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Leek at heart of access film

By Leek Post and Times  |  Posted: December 11, 2013

By Leslie Jackson

Neil Taggart, on Leeds City Council, in middle Tim McSharry of Leeds Accessibility Committee, and Victor Jackson The National Federation of the Blind of the UK on their way to see the film.

Neil Taggart, on Leeds City Council, in middle Tim McSharry of Leeds Accessibility Committee, and Victor Jackson The National Federation of the Blind of the UK on their way to see the film.

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LEEK has been at the centre of a powerful documentary film shown in the House of Lords which highlighted the difficulties blind people are having following the introduction of a shared road space system.

The documentary, entitled Sea of Change - How does a Blind Person Cross the Road, was shown to delegates who were attending the 21st Birthday of the United Nations International Day for Persons with Disabilities.

The film, which starts and ends in Leek, travels across Britain to Coventry, Warwick, London, Lewes, Wakefield and South End on Sea, and shows communities feeling the impact of shared space projects.

It is now to be shown tonight, Wednesday, December 11, at the Foxlowe Arts Centre, at the top of Market Place, Leek, at 7.30pm.

The film has been inspired by Leek baker Sarah Gayton following the introduction of the shared road system introduced in Leek, and the effect such schemes are having in towns across the country.

Ms Gayton said: "This concept and design is so dangerous for blind people to use safely and without fear that Guide Dogs tell them not to access them with out sighted assistance, and white cane users fail to pick up the tactile messages on the road surface to keep them out of danger.

"The production team have filmed members of the Federation of the Blind of the UK, whose voices are on the whole ignored during consultation processes when town and city centres are being regenerated, and are left battling the councils to try and get crossings back after changes have been made.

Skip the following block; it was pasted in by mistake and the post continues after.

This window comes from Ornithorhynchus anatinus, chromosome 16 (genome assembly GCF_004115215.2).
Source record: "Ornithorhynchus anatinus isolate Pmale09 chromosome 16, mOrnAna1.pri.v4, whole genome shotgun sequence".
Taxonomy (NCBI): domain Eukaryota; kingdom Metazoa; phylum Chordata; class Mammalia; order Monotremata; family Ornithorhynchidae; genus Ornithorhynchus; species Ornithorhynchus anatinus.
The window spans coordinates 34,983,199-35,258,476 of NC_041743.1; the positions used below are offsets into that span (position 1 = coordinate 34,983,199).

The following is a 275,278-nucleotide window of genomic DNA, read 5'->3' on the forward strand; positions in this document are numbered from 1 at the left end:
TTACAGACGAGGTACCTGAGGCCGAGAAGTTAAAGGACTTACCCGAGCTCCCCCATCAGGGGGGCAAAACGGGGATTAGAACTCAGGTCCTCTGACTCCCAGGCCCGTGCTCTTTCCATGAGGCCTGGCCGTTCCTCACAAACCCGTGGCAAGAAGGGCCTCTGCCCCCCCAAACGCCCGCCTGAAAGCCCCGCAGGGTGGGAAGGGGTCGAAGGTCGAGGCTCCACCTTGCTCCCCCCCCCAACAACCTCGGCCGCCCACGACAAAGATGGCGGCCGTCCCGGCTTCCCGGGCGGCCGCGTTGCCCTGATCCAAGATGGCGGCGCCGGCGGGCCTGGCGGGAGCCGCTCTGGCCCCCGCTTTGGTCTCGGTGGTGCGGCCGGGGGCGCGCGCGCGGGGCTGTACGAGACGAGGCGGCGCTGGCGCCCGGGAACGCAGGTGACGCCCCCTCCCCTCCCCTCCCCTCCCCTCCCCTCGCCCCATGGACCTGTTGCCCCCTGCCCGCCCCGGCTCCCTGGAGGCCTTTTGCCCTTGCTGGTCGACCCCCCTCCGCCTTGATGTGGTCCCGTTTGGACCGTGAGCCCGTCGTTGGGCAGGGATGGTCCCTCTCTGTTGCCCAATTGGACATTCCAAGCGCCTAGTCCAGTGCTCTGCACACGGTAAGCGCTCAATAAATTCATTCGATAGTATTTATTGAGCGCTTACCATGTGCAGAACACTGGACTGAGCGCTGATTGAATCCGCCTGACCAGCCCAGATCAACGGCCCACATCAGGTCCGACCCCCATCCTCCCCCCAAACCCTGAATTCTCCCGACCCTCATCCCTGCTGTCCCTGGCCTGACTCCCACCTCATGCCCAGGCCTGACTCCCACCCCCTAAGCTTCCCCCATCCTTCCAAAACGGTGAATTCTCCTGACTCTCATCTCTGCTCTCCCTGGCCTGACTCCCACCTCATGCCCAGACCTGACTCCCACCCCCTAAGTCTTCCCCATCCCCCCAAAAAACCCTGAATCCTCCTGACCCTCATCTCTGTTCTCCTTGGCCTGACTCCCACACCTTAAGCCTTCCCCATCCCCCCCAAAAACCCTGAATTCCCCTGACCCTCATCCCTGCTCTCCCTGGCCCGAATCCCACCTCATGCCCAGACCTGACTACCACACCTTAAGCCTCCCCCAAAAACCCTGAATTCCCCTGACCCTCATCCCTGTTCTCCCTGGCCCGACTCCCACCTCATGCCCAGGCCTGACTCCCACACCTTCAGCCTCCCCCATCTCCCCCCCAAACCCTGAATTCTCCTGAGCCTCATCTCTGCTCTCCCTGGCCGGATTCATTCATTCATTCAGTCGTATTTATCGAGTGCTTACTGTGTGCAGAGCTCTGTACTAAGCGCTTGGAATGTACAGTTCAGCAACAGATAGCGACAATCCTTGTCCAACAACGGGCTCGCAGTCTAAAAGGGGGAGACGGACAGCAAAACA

"We have visited Coventry, Warwick, London, Lewes, Leek and South End on Sea and Ipswich, which are among the many towns which are now impacted by this road design.

"The film has been produced as the crew were totally inspired by the Paralympic legacy, and wanted to use their skills to get this unacceptable situation brought to all key stakeholders' attention that blind and visually impaired people were being segregated from society and denied the option of independent travel to their own town centres.

"The film, which is the shocking truth of blind people being designed out of our high streets, is told by the people it affects."

Ms Gayton said the film had also inspired young people from across the world, and they have now received film footage from Kenya, Nigeria, Ecuador and Pakistan on the issues of accessibility and disability in their own countries.

She added: "We will be attempting to edit this together to make an international Sea of Change to wake people up and inspire the world to make it an inclusive place for people with disabilities to access it as normal."

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